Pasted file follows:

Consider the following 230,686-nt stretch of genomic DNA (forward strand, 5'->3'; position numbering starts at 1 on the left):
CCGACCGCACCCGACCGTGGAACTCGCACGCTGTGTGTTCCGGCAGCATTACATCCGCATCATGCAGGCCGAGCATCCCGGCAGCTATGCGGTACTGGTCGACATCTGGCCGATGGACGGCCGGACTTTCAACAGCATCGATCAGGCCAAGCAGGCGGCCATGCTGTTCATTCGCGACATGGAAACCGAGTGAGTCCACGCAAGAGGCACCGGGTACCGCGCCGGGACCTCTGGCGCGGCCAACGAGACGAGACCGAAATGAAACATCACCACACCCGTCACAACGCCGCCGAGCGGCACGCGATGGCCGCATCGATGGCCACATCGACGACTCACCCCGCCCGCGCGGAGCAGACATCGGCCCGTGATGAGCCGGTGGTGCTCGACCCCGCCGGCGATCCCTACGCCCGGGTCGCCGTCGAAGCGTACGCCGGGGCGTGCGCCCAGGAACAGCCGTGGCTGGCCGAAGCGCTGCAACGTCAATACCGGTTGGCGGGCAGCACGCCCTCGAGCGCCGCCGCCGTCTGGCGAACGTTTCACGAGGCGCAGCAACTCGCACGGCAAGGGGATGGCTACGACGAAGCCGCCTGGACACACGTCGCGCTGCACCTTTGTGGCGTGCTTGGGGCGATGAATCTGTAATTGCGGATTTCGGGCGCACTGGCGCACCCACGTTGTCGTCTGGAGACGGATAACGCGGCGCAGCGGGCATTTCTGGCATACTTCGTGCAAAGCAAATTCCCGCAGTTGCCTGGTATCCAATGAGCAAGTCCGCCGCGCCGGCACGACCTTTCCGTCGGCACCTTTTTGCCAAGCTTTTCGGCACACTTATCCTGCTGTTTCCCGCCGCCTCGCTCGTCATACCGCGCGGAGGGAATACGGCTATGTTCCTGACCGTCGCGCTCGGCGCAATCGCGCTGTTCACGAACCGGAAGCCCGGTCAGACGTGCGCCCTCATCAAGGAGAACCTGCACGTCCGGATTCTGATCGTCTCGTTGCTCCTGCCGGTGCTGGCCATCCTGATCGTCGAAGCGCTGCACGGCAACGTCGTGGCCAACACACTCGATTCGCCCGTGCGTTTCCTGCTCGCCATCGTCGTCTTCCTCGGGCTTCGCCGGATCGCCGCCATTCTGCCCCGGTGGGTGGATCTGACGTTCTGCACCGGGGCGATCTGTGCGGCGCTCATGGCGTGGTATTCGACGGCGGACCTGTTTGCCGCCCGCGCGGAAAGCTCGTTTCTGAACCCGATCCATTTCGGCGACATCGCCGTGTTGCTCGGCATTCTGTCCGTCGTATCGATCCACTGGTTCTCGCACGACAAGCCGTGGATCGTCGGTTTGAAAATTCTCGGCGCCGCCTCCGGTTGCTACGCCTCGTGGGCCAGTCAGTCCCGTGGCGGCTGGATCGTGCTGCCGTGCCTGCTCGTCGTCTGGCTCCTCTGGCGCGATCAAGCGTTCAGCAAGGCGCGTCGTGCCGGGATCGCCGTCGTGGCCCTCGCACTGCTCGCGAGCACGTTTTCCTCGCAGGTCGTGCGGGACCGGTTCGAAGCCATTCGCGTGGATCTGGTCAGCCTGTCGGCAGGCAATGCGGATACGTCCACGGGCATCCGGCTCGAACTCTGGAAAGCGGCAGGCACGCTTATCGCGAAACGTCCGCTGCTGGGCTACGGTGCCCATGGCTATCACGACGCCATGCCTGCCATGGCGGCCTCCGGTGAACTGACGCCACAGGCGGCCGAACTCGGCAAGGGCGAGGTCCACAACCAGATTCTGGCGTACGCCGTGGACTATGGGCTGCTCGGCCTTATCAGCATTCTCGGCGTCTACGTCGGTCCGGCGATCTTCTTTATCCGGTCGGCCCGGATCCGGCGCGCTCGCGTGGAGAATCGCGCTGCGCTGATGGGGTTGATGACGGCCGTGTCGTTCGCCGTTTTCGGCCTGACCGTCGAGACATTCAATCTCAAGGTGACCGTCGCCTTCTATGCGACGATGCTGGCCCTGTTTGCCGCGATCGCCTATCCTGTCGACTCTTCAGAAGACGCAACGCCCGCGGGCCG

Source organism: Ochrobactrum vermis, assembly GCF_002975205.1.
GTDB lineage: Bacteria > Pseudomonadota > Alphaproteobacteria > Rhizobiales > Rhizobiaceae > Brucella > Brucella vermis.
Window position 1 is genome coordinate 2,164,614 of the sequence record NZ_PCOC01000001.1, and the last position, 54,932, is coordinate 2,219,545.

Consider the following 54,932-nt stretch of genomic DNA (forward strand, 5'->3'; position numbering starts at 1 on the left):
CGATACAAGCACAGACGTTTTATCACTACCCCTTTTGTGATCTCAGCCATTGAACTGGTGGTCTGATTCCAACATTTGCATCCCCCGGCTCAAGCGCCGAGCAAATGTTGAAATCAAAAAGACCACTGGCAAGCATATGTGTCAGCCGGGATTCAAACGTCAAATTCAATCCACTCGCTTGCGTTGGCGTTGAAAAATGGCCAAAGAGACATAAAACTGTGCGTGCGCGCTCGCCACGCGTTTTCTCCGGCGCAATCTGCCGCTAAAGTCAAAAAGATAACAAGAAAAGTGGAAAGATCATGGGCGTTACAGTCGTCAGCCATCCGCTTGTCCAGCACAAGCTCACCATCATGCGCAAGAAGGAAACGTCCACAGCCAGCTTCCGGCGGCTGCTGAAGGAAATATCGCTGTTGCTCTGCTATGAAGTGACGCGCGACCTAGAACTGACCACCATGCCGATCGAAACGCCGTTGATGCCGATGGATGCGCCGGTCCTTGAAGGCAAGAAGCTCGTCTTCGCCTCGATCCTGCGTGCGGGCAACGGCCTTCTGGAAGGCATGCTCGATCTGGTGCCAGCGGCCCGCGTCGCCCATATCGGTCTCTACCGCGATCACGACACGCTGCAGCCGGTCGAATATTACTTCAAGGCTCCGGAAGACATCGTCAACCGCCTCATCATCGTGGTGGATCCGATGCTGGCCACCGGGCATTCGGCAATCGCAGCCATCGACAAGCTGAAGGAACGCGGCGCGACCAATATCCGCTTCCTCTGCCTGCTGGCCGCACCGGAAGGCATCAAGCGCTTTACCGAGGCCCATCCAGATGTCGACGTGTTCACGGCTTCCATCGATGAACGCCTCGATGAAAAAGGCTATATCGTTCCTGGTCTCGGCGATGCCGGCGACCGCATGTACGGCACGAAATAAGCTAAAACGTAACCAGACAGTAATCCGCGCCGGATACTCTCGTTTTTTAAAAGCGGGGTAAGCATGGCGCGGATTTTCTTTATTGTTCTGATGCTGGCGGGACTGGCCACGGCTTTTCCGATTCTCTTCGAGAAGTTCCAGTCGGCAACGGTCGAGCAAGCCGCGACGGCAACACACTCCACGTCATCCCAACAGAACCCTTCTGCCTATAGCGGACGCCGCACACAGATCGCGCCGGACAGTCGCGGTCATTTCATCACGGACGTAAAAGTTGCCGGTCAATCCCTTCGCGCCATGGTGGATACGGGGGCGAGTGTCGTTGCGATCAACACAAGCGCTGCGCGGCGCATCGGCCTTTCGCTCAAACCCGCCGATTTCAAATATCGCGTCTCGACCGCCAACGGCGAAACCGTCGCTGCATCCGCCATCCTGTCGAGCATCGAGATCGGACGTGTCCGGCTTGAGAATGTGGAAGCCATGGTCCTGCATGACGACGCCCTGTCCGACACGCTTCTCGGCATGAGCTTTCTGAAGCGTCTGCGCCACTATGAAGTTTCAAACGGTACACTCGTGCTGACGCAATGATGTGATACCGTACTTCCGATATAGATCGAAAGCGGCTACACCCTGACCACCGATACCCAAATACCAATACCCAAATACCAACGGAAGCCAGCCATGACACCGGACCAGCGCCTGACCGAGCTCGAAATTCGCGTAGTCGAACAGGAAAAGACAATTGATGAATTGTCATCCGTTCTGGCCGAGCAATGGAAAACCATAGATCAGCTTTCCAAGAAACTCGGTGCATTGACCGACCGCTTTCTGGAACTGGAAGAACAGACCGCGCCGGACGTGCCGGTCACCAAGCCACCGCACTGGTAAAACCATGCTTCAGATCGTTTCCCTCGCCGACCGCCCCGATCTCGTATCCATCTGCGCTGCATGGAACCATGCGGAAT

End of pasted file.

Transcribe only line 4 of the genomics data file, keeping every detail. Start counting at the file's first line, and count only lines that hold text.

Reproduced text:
GTDB lineage: Bacteria > Pseudomonadota > Alphaproteobacteria > Rhizobiales > Rhizobiaceae > Brucella > Brucella vermis.